Malin G, and Paoletti LC. Use of a dynamic in vitro attachment and invasion system (DIVAS) to determine influence of growth rate on invasion of respiratory epithelial cells by group B Streptococcus. Proc. Natl. Acad. Sci. 2001; 98:13335-13340.[abstract]

Guttormsen H-K, CJ Baker, MH Nahm, Paoletti LC, SM Zughaier, MS Edwards, DL Kasper. Type III group B streptococcal polysaccharide induces antibodies cross-reacting with Streptococcus pneumoniae type 14. 2002. Infect. Immun. 70:1724-1738.[abstract]

Paoletti LC, DL Kasper. Conjugate vaccines against group B Streptococcus type IV and VII. J. Infect. Dis. 2002. 186:123-126.[abstract]

Paoletti LC, RC Kennedy. Neutralizing antibody is induced in mice by novel glycoconjugates of human immunodeficiency virus type 1 gp120 and env2-3. J. Infect. Dis. 2002: 186:1597-1602.[abstract]

Baker CJ, Rench MA, Fernandez M, Paoletti LC, Kasper DL, Edwards MS. Safety and immunogenicity of a bivalent group B streptococcal conjugate vaccine for serotypes II and III. J. Infect. Dis. 2003. 188:66-73.[abstract]

Ferrieri P, Hillier SL, Krohn MA, Paoletti LC, Flores AE. Characterization of vaginal and rectal colonization with multiple serotypes of group B streptococci using multiple colony picks. Indian J. Med. Res. 2004. 119(Suppl):208-212.

Johri AK, Padilla J, Malin G, Paoletti LC. Oxygen regulates invasiveness and virulence of group B Streptococcus. Infect. Immun. 2003. 71:6707-6711.[abstract]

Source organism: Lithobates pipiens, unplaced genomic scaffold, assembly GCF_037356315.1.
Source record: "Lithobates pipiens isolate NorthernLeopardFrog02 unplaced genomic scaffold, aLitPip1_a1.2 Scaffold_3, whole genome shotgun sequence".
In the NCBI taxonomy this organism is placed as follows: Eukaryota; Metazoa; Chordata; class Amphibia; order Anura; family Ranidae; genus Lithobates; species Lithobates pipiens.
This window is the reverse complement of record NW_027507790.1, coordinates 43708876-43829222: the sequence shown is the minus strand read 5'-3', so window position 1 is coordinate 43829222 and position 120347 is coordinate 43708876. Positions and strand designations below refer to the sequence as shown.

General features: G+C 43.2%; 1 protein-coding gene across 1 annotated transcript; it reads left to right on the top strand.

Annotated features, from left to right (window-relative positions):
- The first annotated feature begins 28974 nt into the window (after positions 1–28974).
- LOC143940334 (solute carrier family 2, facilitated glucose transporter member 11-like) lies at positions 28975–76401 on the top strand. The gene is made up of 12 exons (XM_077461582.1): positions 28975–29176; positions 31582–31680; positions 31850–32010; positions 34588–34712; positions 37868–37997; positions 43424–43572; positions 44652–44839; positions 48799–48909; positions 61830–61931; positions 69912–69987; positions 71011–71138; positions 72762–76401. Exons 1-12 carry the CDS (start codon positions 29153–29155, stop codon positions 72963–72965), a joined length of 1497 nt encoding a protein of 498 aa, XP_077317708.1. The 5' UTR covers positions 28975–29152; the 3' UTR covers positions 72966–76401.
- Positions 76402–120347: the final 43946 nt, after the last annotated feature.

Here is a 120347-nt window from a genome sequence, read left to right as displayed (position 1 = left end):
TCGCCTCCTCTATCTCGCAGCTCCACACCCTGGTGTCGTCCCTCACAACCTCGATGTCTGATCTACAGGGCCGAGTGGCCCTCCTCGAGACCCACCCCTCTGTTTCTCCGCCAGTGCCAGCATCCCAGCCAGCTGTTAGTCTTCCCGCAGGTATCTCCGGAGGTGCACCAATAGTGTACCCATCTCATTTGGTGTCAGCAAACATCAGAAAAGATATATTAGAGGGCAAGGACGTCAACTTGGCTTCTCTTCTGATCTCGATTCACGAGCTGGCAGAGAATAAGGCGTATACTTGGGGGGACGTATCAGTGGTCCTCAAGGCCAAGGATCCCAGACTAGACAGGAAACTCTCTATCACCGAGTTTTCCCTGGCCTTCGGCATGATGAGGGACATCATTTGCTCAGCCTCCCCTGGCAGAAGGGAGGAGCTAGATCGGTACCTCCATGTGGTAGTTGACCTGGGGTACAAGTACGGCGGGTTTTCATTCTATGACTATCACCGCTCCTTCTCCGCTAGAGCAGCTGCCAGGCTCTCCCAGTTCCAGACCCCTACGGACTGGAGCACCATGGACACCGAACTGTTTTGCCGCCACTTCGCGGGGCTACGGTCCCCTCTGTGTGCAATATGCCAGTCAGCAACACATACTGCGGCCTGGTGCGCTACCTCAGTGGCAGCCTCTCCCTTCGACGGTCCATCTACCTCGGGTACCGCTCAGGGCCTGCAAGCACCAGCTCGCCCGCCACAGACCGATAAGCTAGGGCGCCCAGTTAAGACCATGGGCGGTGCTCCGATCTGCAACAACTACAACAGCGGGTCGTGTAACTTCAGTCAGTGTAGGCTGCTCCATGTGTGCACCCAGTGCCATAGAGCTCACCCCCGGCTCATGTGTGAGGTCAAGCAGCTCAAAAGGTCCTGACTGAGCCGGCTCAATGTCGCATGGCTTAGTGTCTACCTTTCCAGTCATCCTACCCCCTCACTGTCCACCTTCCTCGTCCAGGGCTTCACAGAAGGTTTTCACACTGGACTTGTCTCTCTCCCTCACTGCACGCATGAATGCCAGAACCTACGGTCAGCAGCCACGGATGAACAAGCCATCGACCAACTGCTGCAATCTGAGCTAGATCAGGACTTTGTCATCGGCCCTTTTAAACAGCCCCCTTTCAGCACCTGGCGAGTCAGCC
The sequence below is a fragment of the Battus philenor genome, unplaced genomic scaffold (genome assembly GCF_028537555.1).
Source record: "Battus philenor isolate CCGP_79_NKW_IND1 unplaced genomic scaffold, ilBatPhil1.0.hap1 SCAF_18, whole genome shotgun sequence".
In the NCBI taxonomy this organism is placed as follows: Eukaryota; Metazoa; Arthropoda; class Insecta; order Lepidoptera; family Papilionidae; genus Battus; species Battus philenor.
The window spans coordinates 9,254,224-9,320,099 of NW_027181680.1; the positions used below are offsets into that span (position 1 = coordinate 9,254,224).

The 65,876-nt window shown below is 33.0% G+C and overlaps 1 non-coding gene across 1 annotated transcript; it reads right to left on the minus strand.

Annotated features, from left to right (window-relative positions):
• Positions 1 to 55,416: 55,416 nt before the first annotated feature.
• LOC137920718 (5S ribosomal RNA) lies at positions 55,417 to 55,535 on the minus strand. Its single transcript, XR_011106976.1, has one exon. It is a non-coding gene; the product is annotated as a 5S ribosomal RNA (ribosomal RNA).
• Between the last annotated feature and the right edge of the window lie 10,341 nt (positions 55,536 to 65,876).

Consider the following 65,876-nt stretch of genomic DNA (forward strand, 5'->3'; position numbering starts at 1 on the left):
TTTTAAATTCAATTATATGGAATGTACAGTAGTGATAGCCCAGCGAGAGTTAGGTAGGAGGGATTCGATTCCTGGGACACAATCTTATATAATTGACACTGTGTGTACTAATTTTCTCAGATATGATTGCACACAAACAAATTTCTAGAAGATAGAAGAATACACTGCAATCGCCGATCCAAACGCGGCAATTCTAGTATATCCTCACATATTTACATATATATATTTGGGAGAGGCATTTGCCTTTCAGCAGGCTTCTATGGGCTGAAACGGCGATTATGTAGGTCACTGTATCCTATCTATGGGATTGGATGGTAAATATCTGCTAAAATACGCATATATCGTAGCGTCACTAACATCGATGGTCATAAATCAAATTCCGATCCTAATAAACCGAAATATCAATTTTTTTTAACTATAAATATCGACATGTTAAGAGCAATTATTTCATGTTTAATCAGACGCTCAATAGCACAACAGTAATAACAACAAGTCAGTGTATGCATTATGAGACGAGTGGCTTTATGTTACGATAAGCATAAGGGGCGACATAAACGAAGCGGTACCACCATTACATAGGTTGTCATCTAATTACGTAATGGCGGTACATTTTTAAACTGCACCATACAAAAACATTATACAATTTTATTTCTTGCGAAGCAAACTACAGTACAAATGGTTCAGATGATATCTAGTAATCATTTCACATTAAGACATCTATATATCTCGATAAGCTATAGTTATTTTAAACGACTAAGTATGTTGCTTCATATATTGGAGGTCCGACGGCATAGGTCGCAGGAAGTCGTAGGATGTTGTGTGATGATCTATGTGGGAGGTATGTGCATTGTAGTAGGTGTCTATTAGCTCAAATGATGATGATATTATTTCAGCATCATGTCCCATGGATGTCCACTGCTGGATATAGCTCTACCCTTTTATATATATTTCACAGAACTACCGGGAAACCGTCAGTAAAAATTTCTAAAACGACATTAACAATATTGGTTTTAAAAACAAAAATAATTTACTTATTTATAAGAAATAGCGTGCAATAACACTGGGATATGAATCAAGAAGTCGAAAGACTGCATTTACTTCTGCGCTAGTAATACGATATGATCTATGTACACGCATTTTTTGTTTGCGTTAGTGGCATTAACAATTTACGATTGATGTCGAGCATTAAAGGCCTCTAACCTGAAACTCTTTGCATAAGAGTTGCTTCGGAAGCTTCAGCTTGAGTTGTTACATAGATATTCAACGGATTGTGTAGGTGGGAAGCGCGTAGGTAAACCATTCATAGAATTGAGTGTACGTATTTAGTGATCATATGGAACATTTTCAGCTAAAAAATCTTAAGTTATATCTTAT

Baker CJ, Paoletti LC, Rench MA, Guttormsen H-K, Edwards MS, DL Kasper. Immune response of healthy women to two different type V group B streptococcal capsular polysaccharide-protein conjugate vaccines. J. Infect. Dis. 2004. 189:1103-1112.[abstract]

Mikamo H, Johri AK, Paoletti LC, Madoff LC, AB Onderdonk. Adherence to, invasion by, and cytokine production in response to serotype VIII group B streptococci. Infect. Immun. 2004. 72:4716-4722.[abstract]

Sinha A, Lieu TA, Paoletti LC, Weinstein M, R. Platt. The projected health benefits of maternal group B streptococcal vaccination in the era of chemoprophylaxis. Vaccine. 2005. 23:3187-3195.[abstract]

Johri AK, Patwardhan V, LC Paoletti. Growth rate and oxygen regulate the interactions of group B Streptococcus with polarized epithelial cells. Can. J. Microbiol. 2005. 51:283-286.[abstract]

Maione D, Margarit Y Ros I, Rinaudo D, Masignani V, Mora M, Scarselli M, Tettelin H, Brettoni C, Iacobini ET, Rosini R, D’Agostino N, Miorin L, Buccato S, Mariani M, Galli G, Nogarotto R, Nardi VD, Vegni F, Fraser C, Mancuso G, Teti G, Madoff L, Paoletti L, Rappuoli R, Kasper DL, Telford JL, and G Grandi. Identification of a universal vaccine against group B Streptococcus by screening of the bacterial pan-genome. Science. 2005. 309:148-150. [abstract]

Ramaswamy SV, Ferrieri P, Madoff LC, Flores AE, Kumar N, Tettelin H, Paoletti LC. Identification of novel cps locus polymorphisms in nontypeable group B Streptococcus. J Med Microbiol. 2006 Jun;55(Pt 6):775-83. [abstract]